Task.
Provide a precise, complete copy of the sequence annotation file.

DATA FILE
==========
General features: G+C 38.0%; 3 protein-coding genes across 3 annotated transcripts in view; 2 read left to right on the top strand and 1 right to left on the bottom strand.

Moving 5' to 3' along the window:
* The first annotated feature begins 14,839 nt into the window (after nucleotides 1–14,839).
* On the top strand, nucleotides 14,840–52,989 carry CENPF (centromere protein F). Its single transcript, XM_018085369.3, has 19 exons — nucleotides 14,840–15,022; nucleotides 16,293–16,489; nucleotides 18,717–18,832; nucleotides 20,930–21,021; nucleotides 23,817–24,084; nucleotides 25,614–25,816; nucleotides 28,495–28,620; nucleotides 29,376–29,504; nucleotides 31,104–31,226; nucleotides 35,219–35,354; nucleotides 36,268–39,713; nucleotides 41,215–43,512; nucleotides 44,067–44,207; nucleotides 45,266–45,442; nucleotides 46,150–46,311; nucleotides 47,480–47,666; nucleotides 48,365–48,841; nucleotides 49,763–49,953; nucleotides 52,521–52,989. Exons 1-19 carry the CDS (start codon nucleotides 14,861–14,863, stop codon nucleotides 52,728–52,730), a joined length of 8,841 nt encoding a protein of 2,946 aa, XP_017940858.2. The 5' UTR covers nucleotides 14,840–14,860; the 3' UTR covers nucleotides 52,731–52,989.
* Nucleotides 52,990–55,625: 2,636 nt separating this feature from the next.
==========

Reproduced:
General features: G+C 38.0%; 3 protein-coding genes across 3 annotated transcripts in view; 2 read left to right on the top strand and 1 right to left on the bottom strand.

Moving 5' to 3' along the window:
* The first annotated feature begins 14,839 nt into the window (after nucleotides 1–14,839).
* On the top strand, nucleotides 14,840–52,989 carry CENPF (centromere protein F). Its single transcript, XM_018085369.3, has 19 exons — nucleotides 14,840–15,022; nucleotides 16,293–16,489; nucleotides 18,717–18,832; nucleotides 20,930–21,021; nucleotides 23,817–24,084; nucleotides 25,614–25,816; nucleotides 28,495–28,620; nucleotides 29,376–29,504; nucleotides 31,104–31,226; nucleotides 35,219–35,354; nucleotides 36,268–39,713; nucleotides 41,215–43,512; nucleotides 44,067–44,207; nucleotides 45,266–45,442; nucleotides 46,150–46,311; nucleotides 47,480–47,666; nucleotides 48,365–48,841; nucleotides 49,763–49,953; nucleotides 52,521–52,989. Exons 1-19 carry the CDS (start codon nucleotides 14,861–14,863, stop codon nucleotides 52,728–52,730), a joined length of 8,841 nt encoding a protein of 2,946 aa, XP_017940858.2. The 5' UTR covers nucleotides 14,840–14,860; the 3' UTR covers nucleotides 52,731–52,989.
* Nucleotides 52,990–55,625: 2,636 nt separating this feature from the next.